That element, however, does have its drawbacks.  While Jon’s impulsive decision to abandon his policy of patience tossed the whole battle strategy into the fire from the start, knowing that there was a massive cavalry on the way would have helped Jon and Davos immensely.  If nothing else, having them show up behind enemy lines much earlier would have allowed more of the “Stark” army to last longer.  It’s great for dramatic effect, but I’m going to be very disappointed if that doesn’t become a matter of contention in the season finale.

 


 

Despite the inexplicable tactics and the fact that Jon had no business surviving, one cannot escape the sense that this is the first time that the “good guys” have actually won.  Winterfell is back in its rightful hands.  Jon is not a Stark, but he has options he can explore.  Sansa will likely be considered the rightful Stark heir for now, but is also technically Lady Bolton and should command the loyalty of the North accordingly.  If Bran comes home, he would be Lord Stark, and Arya ought to be on the way soon enough.

 

The next phase will be not just keeping Winterfell and the North, but casting an eye to the immediate south, Riverrun, and the Freys.  There’s unfinished business there.  In particular, one could imagine that Arya would like an opportunity to cross Walder Frey off her list.  But with the Vale supporting Sansa, that puts the dividing line fairly close to Riverrun.  Jamie Lannister has some decisions to make, for sure.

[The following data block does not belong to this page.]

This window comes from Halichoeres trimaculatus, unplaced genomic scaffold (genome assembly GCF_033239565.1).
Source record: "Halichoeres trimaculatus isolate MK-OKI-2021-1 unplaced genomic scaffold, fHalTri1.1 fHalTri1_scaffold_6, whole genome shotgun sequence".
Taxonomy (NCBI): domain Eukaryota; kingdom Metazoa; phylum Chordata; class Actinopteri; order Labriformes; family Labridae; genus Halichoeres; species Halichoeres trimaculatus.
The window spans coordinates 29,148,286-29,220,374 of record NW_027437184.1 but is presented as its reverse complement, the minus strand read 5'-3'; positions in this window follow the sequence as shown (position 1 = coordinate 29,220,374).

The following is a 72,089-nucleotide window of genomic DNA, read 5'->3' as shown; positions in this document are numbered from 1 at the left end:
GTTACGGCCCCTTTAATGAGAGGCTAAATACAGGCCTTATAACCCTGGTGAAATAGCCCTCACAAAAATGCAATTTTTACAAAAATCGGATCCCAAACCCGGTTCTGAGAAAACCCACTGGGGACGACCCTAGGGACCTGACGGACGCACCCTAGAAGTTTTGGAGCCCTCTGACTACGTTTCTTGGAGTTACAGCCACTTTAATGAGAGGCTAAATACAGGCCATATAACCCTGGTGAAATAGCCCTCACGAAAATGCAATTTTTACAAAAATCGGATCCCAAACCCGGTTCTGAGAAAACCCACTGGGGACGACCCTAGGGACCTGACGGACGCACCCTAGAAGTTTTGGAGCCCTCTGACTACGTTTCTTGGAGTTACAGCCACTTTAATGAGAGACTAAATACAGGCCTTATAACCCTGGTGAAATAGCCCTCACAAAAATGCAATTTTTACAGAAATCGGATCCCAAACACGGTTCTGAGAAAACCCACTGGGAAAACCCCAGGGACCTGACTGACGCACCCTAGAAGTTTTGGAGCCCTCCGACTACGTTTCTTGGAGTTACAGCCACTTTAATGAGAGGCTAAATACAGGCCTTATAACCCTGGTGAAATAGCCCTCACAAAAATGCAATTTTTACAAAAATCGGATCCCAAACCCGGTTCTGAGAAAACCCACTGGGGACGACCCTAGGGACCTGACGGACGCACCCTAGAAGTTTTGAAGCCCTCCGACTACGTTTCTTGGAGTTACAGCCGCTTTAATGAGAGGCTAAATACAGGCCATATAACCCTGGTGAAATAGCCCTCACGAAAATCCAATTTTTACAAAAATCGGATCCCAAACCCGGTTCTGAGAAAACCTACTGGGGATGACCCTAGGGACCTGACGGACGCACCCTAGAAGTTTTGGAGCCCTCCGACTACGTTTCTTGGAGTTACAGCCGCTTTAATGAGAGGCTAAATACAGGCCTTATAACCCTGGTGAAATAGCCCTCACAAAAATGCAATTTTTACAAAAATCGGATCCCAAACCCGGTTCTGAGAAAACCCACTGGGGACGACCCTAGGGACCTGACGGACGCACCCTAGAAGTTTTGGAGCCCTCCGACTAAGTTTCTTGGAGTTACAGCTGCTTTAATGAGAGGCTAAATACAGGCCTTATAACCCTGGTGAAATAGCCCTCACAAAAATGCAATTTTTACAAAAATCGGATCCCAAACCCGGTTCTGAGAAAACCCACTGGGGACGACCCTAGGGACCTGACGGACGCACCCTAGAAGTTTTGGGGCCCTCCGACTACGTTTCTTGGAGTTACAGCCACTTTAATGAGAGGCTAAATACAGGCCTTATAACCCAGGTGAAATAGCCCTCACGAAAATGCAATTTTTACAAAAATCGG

Meereen: With the state of play in Westeros simplifying for the moment, one cannot forget that Daenerys just made some pretty major moves of her own.  As predicted, the dragons made short work of the slave masters’ fleet and essentially delivered her a good chunk of the fleet she needs in a matter of minutes.  And frankly, how did the slave masters not see this coming?  She’s not called the Mother of Dragons for nothing!

 

But this was also the moment that Tyrion got back on his game.  He was perfect with the slave masters on Dany’s behalf, preventing her from going too far, and perhaps even more so during the negotiations with Yara.  While it was abundantly clear that Dany was fully in charge when setting her terms for her alliance with the Ironborn, she repeatedly looked to Tyrion for Hand-esque advisement.  It’s exactly the kind of role he was meant to be in from the beginning.

 


 

If Varys is, in fact, traveling to Dorne to negotiate an alliance, then there is quite the female-fronted power bloc forming behind Daenerys Stormborn.  Combined with Sansa’s effective rule of the North, there are some women in major positions of power in Westeros and Essos right now.  That’s quite the reversal from the situation just one season ago.
 
Our Grade:
A+
The Good:
  • Easily one of the best battle sequences put to film for television
  • Daenerys makes some huge moves to restore her momentum
The Bad:
  • One might quibble over the Stark battle tactics

John Keegan aka "criticalmyth", is one of the hosts of the "Critical Myth" podcast heard here on VOG Network's radio feed Monday, Wednesday & Friday. You can follow him on twitter at @criticalmyth

Game of Thrones by - 6/21/2016 10:04 AM272 views

Your Responses

Flaco_Jones
Flaco_Jones
CONCURRING OPINION

Grade: A-
Amazing battle sequence on par with anything I've seen in a major motion picture, but the predictability of the episode was a bit too much to bear, along with some of the dumb character decisions that you mentioned in the review. Still, overall it was fantastic and one of the best episodes of the season on its technical merits alone.